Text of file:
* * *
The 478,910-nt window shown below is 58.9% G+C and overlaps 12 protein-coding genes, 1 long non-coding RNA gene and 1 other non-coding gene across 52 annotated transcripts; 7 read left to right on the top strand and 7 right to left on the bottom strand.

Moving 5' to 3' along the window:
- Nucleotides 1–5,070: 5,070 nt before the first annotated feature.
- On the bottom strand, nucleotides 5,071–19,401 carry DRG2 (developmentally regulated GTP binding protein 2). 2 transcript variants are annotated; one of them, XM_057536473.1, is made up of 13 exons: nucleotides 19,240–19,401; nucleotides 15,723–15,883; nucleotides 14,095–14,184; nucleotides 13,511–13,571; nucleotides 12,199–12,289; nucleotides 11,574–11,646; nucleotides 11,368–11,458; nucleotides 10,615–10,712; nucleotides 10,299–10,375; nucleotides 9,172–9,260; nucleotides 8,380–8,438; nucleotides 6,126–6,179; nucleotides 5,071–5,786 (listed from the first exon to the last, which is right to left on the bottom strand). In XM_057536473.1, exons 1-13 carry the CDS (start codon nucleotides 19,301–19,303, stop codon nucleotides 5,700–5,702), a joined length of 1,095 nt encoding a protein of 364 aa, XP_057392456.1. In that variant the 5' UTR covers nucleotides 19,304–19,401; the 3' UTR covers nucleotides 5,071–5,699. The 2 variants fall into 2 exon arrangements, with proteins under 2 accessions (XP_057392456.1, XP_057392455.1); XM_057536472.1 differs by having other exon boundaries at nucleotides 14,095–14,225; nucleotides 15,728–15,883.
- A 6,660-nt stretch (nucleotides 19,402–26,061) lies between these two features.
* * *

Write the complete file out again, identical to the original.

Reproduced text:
The 478,910-nt window shown below is 58.9% G+C and overlaps 12 protein-coding genes, 1 long non-coding RNA gene and 1 other non-coding gene across 52 annotated transcripts; 7 read left to right on the top strand and 7 right to left on the bottom strand.

Moving 5' to 3' along the window:
- Nucleotides 1–5,070: 5,070 nt before the first annotated feature.
- On the bottom strand, nucleotides 5,071–19,401 carry DRG2 (developmentally regulated GTP binding protein 2). 2 transcript variants are annotated; one of them, XM_057536473.1, is made up of 13 exons: nucleotides 19,240–19,401; nucleotides 15,723–15,883; nucleotides 14,095–14,184; nucleotides 13,511–13,571; nucleotides 12,199–12,289; nucleotides 11,574–11,646; nucleotides 11,368–11,458; nucleotides 10,615–10,712; nucleotides 10,299–10,375; nucleotides 9,172–9,260; nucleotides 8,380–8,438; nucleotides 6,126–6,179; nucleotides 5,071–5,786 (listed from the first exon to the last, which is right to left on the bottom strand). In XM_057536473.1, exons 1-13 carry the CDS (start codon nucleotides 19,301–19,303, stop codon nucleotides 5,700–5,702), a joined length of 1,095 nt encoding a protein of 364 aa, XP_057392456.1. In that variant the 5' UTR covers nucleotides 19,304–19,401; the 3' UTR covers nucleotides 5,071–5,699. The 2 variants fall into 2 exon arrangements, with proteins under 2 accessions (XP_057392456.1, XP_057392455.1); XM_057536472.1 differs by having other exon boundaries at nucleotides 14,095–14,225; nucleotides 15,728–15,883.
- A 6,660-nt stretch (nucleotides 19,402–26,061) lies between these two features.